OT Nascar to allow drivers to start "mixing it up"

Submitted by umichzach on January 21st, 2010 at 2:30 PM

http://sports.espn.go.com/rpm/nascar/cup/news/story?id=4845878

i don't follow nascar at all (i think its stupid) so could someone else explain what the hell would letting drivers "mix it up" do for the sport. Are they trying to be more like hockey and attract viewers for the fights/confrontations? the article says it will energize the sport but i just don't know enough about nascar to understand how getting in someone's face (presumably) after the race qill equate to more viewers during the race.

Comments

gater

January 21st, 2010 at 2:37 PM ^

i don't follow it closely, but it seems like they're done everything in their power to make it so that nobody bumps another driver and everyone is on their best behavior. They did that so that they could go "mainstream". What I think they didn't understand is that the people buying their merchandise and going to the races loved that part of racing and were getting more and more pissed off as they took it away.

Don

January 21st, 2010 at 2:39 PM ^

"NASCAR will now permit bump-drafting at Daytona and Talladega and more contact on the race track."

I'm not a NASCAR fan either, but if they pulled drunken, shirtless fans at random from the infield at Talladega and stuffed them into the cars to see if they could make it around the track for five laps going at least 200 mph for a $50,000 prize, I'd watch it.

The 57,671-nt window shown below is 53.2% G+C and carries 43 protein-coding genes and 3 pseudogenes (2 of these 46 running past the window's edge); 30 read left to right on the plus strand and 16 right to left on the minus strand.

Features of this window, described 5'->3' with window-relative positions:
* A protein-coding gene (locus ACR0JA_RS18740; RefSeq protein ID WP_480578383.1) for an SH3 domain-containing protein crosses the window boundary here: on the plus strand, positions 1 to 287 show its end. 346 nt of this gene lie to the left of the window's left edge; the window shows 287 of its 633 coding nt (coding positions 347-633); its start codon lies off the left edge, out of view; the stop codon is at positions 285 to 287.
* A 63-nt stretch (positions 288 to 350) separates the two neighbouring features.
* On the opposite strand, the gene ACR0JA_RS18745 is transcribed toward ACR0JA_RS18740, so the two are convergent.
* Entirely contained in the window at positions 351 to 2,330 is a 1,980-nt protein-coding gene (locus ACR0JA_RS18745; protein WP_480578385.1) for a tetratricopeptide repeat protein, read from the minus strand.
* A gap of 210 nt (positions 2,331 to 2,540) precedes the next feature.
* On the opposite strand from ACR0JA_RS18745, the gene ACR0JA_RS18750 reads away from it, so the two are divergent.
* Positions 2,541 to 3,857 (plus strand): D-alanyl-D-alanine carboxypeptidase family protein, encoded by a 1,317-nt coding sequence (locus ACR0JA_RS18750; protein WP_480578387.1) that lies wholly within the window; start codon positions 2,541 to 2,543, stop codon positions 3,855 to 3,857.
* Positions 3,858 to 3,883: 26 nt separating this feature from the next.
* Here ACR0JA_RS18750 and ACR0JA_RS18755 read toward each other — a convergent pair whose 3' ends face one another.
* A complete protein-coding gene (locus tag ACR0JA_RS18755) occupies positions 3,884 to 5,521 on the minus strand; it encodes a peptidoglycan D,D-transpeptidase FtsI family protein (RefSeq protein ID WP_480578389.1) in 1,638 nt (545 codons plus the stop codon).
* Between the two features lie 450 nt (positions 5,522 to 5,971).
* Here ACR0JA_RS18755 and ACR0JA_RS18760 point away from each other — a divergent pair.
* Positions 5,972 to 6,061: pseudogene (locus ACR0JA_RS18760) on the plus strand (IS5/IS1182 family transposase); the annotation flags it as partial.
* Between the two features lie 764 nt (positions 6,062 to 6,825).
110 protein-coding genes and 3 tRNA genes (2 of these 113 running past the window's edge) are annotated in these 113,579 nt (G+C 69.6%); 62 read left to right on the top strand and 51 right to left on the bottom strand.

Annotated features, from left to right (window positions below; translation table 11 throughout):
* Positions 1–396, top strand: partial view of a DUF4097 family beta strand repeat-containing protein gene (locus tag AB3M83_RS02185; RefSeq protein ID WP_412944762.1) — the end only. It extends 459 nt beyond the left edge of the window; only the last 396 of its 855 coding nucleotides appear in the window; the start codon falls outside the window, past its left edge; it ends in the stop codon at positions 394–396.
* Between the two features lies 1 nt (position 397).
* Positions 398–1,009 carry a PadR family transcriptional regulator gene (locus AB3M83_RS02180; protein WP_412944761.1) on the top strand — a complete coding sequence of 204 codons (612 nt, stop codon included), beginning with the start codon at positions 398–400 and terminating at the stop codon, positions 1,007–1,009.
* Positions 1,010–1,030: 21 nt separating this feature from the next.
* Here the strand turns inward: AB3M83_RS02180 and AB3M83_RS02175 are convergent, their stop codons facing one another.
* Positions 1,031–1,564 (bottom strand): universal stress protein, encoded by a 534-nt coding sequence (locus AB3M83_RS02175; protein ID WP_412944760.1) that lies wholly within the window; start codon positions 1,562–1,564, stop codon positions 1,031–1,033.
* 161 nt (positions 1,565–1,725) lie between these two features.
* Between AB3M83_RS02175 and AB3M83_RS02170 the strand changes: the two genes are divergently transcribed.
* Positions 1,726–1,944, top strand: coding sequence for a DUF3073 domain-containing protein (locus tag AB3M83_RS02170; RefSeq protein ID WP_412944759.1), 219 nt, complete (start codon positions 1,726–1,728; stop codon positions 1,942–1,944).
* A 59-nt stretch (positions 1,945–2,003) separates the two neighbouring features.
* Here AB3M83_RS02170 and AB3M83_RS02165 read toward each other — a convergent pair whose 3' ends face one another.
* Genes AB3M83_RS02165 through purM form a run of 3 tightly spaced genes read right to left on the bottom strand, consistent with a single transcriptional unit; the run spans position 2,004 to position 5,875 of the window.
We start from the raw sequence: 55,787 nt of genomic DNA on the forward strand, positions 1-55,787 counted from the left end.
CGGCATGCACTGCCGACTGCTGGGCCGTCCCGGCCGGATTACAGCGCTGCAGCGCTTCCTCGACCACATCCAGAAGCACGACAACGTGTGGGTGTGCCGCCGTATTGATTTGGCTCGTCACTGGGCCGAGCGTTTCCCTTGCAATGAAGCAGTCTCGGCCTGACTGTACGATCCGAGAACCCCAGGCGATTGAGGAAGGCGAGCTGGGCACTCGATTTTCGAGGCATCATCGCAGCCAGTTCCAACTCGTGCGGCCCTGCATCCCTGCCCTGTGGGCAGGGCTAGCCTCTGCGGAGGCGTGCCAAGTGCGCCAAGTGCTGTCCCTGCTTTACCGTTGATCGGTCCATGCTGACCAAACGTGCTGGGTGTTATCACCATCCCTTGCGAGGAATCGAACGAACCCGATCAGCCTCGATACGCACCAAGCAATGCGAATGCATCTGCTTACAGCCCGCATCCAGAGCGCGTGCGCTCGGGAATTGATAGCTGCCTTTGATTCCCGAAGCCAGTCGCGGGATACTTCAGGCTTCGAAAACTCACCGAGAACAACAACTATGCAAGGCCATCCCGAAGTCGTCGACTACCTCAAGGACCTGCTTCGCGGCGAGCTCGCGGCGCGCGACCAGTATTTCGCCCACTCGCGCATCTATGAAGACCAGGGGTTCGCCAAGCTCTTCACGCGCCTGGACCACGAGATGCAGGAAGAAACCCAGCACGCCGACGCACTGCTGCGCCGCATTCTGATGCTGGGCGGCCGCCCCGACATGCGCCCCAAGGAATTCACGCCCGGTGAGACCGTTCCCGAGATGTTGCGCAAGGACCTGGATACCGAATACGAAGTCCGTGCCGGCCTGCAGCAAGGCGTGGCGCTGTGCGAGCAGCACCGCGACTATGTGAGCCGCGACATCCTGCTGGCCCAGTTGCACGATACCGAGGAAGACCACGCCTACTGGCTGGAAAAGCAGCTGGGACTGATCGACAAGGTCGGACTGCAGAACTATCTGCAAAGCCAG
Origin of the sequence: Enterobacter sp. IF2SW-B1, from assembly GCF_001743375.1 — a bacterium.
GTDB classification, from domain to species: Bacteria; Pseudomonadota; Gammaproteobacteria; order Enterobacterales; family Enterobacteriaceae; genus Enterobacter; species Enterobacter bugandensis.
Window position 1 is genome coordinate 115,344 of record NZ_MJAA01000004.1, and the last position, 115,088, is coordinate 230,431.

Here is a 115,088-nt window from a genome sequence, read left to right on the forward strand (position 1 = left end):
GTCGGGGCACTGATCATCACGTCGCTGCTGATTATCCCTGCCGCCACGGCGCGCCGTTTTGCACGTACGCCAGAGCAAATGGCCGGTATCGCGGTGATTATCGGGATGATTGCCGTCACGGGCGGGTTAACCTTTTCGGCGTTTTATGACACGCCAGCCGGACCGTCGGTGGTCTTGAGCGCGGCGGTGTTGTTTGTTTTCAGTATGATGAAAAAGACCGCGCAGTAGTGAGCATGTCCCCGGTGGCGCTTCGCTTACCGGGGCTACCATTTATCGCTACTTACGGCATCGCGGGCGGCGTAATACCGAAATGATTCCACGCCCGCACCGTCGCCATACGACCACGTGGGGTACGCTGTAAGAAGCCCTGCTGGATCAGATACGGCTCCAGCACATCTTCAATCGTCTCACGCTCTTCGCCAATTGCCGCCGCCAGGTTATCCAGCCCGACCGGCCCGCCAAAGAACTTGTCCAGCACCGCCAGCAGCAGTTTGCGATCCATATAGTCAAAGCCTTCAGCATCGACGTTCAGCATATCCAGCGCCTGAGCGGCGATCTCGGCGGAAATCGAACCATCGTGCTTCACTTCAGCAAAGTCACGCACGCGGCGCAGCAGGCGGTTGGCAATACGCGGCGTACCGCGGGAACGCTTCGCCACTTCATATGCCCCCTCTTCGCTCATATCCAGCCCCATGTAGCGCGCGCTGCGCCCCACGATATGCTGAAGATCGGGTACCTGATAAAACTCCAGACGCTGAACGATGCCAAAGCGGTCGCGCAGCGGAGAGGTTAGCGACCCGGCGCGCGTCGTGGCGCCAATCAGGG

Blue Palasky_68

January 21st, 2010 at 2:55 PM ^

As a race fan, I love this move. They have tried so hard to go mainstream and took the NASCAR out of NASCAR. Sponsors didn't want their drivers getting into fistfights in the garage after someone wreaked another diver. While trying to please the sponsors, which makes these teams run, they ruined the product they were putting out there for the fans who pay to watch these guys. With ratings that are dropping faster than Tiger Woods endorsments, their starting to feel the pinch. I would love to see these guys police their own. It sure would make it more interesting and the driver would have to answer to people for more than an "accident". NASCAR gets me through until September!

UMfan21

January 21st, 2010 at 4:21 PM ^

Over the past few years they have sucked all of the excitement out of the events. More and more restrictions on the car set ups to make them all "equal" (which means they all run in a bunch and do nothing). You can't hardly touch cars without being penalized. You can't swear without being penalized. You can't get mad, say bad things or punch a guy who just wrecked your $250k ride and endangered you... They repaved several of the tracks to make the outside lanes as fast as the inside lanes...again just resulting in no passing, but rather a clump of cars that goes around together.

I started watching nascar in 2002 or 2003 and it has diminished significantly in my eyes since then because of all of these rule changes. It is very stale indeed. It's not just about "mixing it up" after a race, but it's about being able to push cars out of the race during the race, and then drop an f-bomb after wards.